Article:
In landscape photography, it helps immensely if you know an area well, and know what spots might work best under certain conditions, so you can put yourself in the right place at the right time.
I think it’s also natural and inevitable that we’re going to make our best and most meaningful images when we feel a connection with the subject or place. You can often trace a direct correlation between the depth of that connection and the depth of the imagery. And making those connections takes time.
Creek and sea stack, sunrise, Oregon Coast. I used a slow shutter speed (30 seconds) to smooth the waves, which simplified the scene by eliminating texture in the water, and helped create a more ethereal quality to the image.
In one of my posts about Yellowstone last fall I talked about my attraction to dynamic landscapes. And Yellowstone is certainly dynamic, with its ever-changing array of spouting geysers and steaming vents.
But seascapes might be even more dynamic. In addition to the usual variables of landscape photography – light and weather – there’s the ocean itself. Tides, wave height, wave direction, and wind all have big effects on the way a scene looks. And no two waves are the same, so one moment will often look quite different from the next.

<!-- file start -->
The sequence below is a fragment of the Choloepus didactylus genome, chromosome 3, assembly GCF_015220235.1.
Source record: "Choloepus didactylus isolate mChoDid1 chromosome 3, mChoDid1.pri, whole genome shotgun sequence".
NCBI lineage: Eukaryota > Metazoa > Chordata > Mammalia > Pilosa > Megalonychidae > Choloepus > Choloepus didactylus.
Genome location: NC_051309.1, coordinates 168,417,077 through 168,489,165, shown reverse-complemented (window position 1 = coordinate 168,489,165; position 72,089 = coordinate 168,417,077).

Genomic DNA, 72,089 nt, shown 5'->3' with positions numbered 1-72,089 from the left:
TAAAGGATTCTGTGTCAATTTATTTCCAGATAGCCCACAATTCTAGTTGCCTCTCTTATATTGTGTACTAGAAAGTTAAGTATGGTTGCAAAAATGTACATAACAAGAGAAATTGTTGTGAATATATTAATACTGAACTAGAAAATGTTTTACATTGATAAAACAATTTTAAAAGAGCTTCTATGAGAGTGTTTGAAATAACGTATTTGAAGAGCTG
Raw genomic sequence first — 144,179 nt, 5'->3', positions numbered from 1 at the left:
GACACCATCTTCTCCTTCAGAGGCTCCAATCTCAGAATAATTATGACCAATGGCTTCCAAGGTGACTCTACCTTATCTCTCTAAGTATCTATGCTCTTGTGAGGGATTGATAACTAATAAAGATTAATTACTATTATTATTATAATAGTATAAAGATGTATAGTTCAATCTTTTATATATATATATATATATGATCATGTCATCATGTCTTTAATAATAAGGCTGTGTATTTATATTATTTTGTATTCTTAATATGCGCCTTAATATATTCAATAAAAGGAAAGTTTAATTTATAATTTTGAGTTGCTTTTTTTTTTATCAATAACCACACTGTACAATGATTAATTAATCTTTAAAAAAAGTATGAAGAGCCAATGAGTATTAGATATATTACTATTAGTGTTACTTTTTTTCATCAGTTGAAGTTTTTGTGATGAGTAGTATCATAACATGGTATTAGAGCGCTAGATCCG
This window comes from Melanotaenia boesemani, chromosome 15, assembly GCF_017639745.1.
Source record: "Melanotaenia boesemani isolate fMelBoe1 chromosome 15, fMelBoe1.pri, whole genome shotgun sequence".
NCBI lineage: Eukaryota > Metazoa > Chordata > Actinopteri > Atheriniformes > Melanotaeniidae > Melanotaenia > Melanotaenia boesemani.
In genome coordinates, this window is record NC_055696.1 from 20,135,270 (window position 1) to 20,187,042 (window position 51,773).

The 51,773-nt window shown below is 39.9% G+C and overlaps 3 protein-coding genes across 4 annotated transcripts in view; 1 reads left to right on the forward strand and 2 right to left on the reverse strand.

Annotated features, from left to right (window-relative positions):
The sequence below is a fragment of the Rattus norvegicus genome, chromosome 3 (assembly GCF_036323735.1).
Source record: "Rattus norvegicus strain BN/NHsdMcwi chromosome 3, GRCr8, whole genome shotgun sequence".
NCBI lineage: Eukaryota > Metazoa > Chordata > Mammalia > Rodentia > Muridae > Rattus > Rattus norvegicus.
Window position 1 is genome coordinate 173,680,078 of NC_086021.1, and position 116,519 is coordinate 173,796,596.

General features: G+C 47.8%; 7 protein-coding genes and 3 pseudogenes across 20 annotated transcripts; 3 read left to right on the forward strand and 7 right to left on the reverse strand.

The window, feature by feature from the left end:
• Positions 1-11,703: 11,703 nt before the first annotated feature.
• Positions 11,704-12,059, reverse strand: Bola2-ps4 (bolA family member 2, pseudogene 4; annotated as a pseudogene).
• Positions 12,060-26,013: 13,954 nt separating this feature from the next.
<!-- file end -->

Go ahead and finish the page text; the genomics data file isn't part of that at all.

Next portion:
Aspens in fog, White River NF, Colorado. I used a bit of negative Dehaze to slightly soften this image.
In preparing my recent presentation for the Out of Chicago Live conference, I was digging through my archives for examples to use, and found some interesting images I had overlooked. In some cases I had put them aside, too busy to process them at the time, and then just forgot about them. In other cases I think my perceptions had changed. And sometimes I could see the potential to process an image differently, using new tools and new skills.
One of those tools is the Dehaze slider in Lightroom. It’s not that new (2015), but didn’t exist when I initially processed some images, and can sometimes make a big difference – especially with fog. I’m a big fan of fog for forest scenes, and these days I’m often using Dehaze selectively with the Adjustment Brush to cut through fog in one part of an image, or thicken fog in another area to hide or deemphasize something. (Just to be clear, you can’t create fog where none existed; there has to be some fog to begin with. But you can make some tenuous fog look a little more substantial. I show how to do all this in my latest Lightroom course, Landscapes in Lightroom: Advanced Techniques.)